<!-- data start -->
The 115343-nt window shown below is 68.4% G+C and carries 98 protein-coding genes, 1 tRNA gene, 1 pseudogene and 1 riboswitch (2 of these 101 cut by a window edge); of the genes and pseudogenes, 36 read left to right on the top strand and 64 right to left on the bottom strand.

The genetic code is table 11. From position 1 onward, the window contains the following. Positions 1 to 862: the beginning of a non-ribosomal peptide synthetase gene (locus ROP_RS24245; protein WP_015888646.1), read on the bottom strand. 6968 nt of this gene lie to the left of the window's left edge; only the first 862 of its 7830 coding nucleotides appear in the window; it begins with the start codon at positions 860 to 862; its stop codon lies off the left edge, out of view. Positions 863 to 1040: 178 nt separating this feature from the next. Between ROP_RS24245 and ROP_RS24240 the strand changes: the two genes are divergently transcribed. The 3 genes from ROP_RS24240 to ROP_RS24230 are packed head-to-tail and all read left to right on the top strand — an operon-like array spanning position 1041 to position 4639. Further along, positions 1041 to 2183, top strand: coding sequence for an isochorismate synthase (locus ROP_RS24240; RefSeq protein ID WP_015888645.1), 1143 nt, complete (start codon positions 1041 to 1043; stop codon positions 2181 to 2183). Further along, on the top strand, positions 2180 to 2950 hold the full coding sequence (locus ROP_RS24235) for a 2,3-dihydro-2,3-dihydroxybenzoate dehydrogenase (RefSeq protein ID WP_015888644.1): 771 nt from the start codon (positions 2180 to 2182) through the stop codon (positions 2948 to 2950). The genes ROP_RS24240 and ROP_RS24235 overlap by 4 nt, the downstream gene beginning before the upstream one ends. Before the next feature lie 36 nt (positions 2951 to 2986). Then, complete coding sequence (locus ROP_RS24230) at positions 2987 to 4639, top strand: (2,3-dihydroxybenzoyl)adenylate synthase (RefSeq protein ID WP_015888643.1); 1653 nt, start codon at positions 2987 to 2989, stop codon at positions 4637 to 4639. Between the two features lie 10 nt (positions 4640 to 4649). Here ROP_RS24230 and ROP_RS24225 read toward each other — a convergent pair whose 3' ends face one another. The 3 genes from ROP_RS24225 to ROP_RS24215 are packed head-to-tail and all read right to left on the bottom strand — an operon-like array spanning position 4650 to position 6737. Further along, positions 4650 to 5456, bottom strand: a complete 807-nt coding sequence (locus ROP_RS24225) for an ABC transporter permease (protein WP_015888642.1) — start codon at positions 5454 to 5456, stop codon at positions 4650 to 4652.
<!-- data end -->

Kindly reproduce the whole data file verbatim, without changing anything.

The 115343-nt window shown below is 68.4% G+C and carries 98 protein-coding genes, 1 tRNA gene, 1 pseudogene and 1 riboswitch (2 of these 101 cut by a window edge); of the genes and pseudogenes, 36 read left to right on the top strand and 64 right to left on the bottom strand.

The genetic code is table 11. From position 1 onward, the window contains the following. Positions 1 to 862: the beginning of a non-ribosomal peptide synthetase gene (locus ROP_RS24245; protein WP_015888646.1), read on the bottom strand. 6968 nt of this gene lie to the left of the window's left edge; only the first 862 of its 7830 coding nucleotides appear in the window; it begins with the start codon at positions 860 to 862; its stop codon lies off the left edge, out of view. Positions 863 to 1040: 178 nt separating this feature from the next. Between ROP_RS24245 and ROP_RS24240 the strand changes: the two genes are divergently transcribed. The 3 genes from ROP_RS24240 to ROP_RS24230 are packed head-to-tail and all read left to right on the top strand — an operon-like array spanning position 1041 to position 4639. Further along, positions 1041 to 2183, top strand: coding sequence for an isochorismate synthase (locus ROP_RS24240; RefSeq protein ID WP_015888645.1), 1143 nt, complete (start codon positions 1041 to 1043; stop codon positions 2181 to 2183). Further along, on the top strand, positions 2180 to 2950 hold the full coding sequence (locus ROP_RS24235) for a 2,3-dihydro-2,3-dihydroxybenzoate dehydrogenase (RefSeq protein ID WP_015888644.1): 771 nt from the start codon (positions 2180 to 2182) through the stop codon (positions 2948 to 2950). The genes ROP_RS24240 and ROP_RS24235 overlap by 4 nt, the downstream gene beginning before the upstream one ends. Before the next feature lie 36 nt (positions 2951 to 2986). Then, complete coding sequence (locus ROP_RS24230) at positions 2987 to 4639, top strand: (2,3-dihydroxybenzoyl)adenylate synthase (RefSeq protein ID WP_015888643.1); 1653 nt, start codon at positions 2987 to 2989, stop codon at positions 4637 to 4639. Between the two features lie 10 nt (positions 4640 to 4649). Here ROP_RS24230 and ROP_RS24225 read toward each other — a convergent pair whose 3' ends face one another. The 3 genes from ROP_RS24225 to ROP_RS24215 are packed head-to-tail and all read right to left on the bottom strand — an operon-like array spanning position 4650 to position 6737. Further along, positions 4650 to 5456, bottom strand: a complete 807-nt coding sequence (locus ROP_RS24225) for an ABC transporter permease (protein WP_015888642.1) — start codon at positions 5454 to 5456, stop codon at positions 4650 to 4652.